Tuesday, May 6, 2014

Sound Princesses and Puckered Lips

My mind has been reliving memories of Japan lately.  I don't know why.  That wonderful photo of Mt. Fuji from a friend's balcony (to the left) set it off, I think.  And friend Bill's response.  Bill spent some time there visiting me and never once got a glimpse of Mt. Fuji.  He's persuaded that Fuji is all a scam to attract tourists.  Once they get there, he says, they realize it was all a phony come-on.

Fortunately, even without Mt. Fuji, Japan is a land of endless delights.   Some are joys to behold – the gardens, the flower arrangements, the kimonos.   And some surprise and tickle the imagination - macho gangster-types walking around in pink slippers, hot café au lait in vending machines.

One of the things about Japan that Westerners often comment on is the number of ways that differences between men and women still show up, whether in the men-only practice of teeth-sucking or the women-only practice of hiding behind the hand when laughing.   “Femininity” has traditionally been associated with delicacy, modesty and refinement, and coarseness and aggressivity with males.  It's grossly unfair, of course, to compare what most would consider the positive aspects of one group with the negative aspects of another, but behind these stereotypes there can be some truth.

Consider the otohime machines in a women’s public toilet, for example.  Paruresis, you see.  My new word for the day.  Just to get an idea of the spread of the concept, I typed paruresis into Google translate to see what it might be in other languages.  A Chinese translation popped up immediately.  It’s 害羞膀胱, pronounced haishu panguang, and it translates shy bladder.  It’s the phobia some people have of being unable to urinate when somebody is close enough to see or hear what they are up to.    

Otohime, 音姫, to return to the Japanese context, translates sound princess. It's a machine that makes the sound of flushing water.  So common was the delicate fear of Japanese ladies of being overheard making tinkle noises that they used to flush the toilet constantly while taking a whiz,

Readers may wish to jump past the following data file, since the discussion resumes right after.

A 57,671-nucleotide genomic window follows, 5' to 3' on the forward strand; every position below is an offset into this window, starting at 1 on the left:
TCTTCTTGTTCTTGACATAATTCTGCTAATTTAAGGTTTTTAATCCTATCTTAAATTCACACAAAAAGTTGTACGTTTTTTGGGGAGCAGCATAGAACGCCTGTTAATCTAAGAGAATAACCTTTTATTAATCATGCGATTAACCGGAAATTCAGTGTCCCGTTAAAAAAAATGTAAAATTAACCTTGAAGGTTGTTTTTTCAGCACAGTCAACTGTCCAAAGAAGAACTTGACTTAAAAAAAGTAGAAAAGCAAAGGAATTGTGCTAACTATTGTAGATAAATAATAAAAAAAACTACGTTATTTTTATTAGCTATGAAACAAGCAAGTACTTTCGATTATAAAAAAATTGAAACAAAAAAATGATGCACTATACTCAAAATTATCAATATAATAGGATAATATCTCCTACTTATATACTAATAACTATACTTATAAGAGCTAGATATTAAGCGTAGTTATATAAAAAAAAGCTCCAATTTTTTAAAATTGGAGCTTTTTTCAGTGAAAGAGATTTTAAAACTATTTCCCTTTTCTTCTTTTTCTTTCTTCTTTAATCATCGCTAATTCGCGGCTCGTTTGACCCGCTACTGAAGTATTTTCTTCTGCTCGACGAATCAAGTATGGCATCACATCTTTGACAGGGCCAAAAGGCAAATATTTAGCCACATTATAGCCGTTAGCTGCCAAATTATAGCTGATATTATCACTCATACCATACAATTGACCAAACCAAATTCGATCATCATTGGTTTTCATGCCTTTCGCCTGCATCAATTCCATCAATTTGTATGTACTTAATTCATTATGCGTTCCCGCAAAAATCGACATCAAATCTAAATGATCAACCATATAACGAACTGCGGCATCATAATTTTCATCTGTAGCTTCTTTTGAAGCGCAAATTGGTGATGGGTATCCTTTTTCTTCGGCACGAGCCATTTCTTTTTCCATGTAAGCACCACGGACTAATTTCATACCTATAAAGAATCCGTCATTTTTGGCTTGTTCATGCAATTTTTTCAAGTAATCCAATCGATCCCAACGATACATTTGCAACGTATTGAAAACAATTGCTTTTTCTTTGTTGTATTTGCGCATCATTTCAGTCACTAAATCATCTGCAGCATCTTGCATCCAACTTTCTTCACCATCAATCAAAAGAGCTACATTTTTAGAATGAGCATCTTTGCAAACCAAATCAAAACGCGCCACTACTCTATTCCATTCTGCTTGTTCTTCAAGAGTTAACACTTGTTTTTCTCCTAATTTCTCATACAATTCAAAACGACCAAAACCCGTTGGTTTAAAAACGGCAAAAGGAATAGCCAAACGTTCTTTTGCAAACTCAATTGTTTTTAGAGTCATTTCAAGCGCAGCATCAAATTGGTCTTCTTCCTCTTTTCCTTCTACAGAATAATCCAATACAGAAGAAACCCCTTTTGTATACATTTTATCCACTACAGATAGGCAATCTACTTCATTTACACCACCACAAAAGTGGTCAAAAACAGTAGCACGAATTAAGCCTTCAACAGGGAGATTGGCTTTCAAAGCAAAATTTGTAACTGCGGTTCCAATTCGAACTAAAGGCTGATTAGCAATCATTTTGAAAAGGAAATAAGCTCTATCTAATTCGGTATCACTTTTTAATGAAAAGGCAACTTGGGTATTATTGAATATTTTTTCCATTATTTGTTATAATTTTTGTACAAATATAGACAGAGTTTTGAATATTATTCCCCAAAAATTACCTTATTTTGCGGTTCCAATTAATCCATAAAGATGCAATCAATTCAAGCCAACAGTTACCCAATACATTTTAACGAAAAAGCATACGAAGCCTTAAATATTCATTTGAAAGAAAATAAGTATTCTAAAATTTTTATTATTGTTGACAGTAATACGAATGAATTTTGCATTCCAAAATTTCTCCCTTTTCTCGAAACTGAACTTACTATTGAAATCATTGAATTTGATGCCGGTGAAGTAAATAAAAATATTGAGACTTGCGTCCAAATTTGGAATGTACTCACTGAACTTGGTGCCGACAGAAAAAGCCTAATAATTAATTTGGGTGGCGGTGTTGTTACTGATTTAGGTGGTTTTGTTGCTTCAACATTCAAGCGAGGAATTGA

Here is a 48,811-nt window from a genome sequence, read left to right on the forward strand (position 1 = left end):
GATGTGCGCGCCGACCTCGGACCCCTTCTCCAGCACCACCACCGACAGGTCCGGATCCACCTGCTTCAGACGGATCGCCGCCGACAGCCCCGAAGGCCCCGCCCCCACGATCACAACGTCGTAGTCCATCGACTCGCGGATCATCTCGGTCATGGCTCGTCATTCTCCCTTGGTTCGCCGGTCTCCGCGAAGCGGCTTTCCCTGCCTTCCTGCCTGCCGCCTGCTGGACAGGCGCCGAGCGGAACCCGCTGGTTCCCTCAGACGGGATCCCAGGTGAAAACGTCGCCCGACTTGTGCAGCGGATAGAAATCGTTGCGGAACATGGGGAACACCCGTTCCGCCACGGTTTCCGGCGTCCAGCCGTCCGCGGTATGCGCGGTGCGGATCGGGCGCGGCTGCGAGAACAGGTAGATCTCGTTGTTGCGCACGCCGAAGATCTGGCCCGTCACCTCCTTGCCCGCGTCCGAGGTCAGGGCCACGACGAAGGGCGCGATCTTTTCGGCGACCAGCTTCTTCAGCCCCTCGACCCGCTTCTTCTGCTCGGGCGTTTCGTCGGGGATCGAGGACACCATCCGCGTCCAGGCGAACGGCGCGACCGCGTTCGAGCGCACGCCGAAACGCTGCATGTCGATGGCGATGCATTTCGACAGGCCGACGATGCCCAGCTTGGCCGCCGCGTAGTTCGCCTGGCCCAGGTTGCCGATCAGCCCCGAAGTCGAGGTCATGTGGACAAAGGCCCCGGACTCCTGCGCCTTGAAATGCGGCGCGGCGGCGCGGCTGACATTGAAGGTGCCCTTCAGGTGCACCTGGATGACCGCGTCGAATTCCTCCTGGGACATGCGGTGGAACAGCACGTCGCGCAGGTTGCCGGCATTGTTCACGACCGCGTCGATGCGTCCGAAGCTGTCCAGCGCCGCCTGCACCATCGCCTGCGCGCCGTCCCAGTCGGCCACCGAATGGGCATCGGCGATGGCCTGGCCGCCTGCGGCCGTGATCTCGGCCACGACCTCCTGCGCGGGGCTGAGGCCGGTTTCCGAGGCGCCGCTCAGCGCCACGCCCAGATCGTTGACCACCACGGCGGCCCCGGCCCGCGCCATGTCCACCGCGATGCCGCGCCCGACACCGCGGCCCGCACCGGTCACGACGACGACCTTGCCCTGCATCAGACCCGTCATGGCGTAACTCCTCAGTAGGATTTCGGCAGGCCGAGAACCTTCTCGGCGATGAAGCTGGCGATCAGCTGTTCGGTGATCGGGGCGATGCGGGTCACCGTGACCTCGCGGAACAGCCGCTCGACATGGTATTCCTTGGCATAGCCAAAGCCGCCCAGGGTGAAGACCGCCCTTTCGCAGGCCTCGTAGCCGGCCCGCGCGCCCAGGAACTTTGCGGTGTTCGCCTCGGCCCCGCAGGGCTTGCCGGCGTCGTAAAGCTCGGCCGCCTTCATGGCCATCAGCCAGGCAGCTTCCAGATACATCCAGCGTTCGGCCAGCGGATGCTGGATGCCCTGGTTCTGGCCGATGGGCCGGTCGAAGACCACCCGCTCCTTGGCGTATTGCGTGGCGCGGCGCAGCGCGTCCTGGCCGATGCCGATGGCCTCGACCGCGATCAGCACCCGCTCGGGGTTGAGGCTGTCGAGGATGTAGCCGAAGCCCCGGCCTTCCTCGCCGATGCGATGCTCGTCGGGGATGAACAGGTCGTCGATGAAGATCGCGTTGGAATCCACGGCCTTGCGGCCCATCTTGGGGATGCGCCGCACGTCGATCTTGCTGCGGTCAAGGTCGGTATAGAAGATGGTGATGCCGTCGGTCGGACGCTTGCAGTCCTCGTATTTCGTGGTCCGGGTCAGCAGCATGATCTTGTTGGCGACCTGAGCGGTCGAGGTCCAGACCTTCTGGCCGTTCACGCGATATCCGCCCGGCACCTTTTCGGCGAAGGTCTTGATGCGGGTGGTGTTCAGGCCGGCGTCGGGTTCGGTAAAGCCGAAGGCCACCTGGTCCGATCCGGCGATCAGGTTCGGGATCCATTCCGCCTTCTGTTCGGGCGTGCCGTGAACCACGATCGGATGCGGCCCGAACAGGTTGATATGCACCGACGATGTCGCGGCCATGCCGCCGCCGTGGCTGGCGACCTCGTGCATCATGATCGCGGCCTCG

resulting in a massive waste of water.  Lost in translation is the fact that there was an actual princess with that name (different characters, of course).  Note, in the picture at the right, that there is a volume control to match the strength of your desire to mask the sounds of nature.

Since a public campaign to get women to stop this waste of water failed miserably, Toto Toilets came to the rescue with the sound princess, originally a battery-operated device attached to the wall, and, more recently, as the picture above illustrates,  a feature of the bathroom plumbing system in modern houses.   Before you begin your business, you wave your hand in front of the sensor (or push the button) and voilà, your own personal Niagara.

Unfortunately, I’ve been told, many women fear people can distinguish the sound it makes from the flushing of a real toilet and thus they would be revealing their desire to avoid embarrassment by making use of the device, so they don’t use the machine, and keep flushing the actual toilet instead.  At least some women use it, however, and it is estimated twenty or so litres of water are saved by this modern technical advance.

What prompted this reverie on bathroom practices was an article I just came across about another Japanese female sensitivity – being caught opening your mouth too wide.  Having an “ochobo-guchi,” (“puckered lips” – i.e., “small” -mouth) in Japanese – is much to be desired.  Or so they tell me.  Personally I have a preference for women unafraid to guffaw.

In any case, apparently this hamburger chain called “Freshness Burger” found that their equivalent of the “big mac” wasn’t selling very well.  The problem was women on a date didn’t want to be caught opening their mouths enough to have at it.   The Japanese version of "ladies don't eat grinders."  The solution?  A new kind of napkin, or "wrapper" to hide the mouth when eating.

I've often quoted my friend Luis’s description of Japan as the land where “the world’s best microsystems are invented to deal with some of the world’s worst macrosystems.”   Here’s another example.  The PR campaign to save water didn't work.  Why should a PR campaign to become unafraid to get your lips around a fast-food behemoth?  Never underestimate the world of commerce's ability to accommodate reality.

A picture is worth a thousand words, so have a look at this link to the YouTube illustration of what I’m talking about.

Whether you’re a “vive la différence conservative or whether this story makes you groan at the slow pace of gender equality, I trust you’ll appreciate Japan’s never-ending supply of creative ideas.

And lest you think we're the only place on the planet that can twist language into a knot to serve political or commercial purposes - and in this case both at the same time - consider the name the company is using to market these masks to keep women "modest."  They're called "liberation wrappers."  Women are being "liberated" from "ochobo" syndrome, you see.

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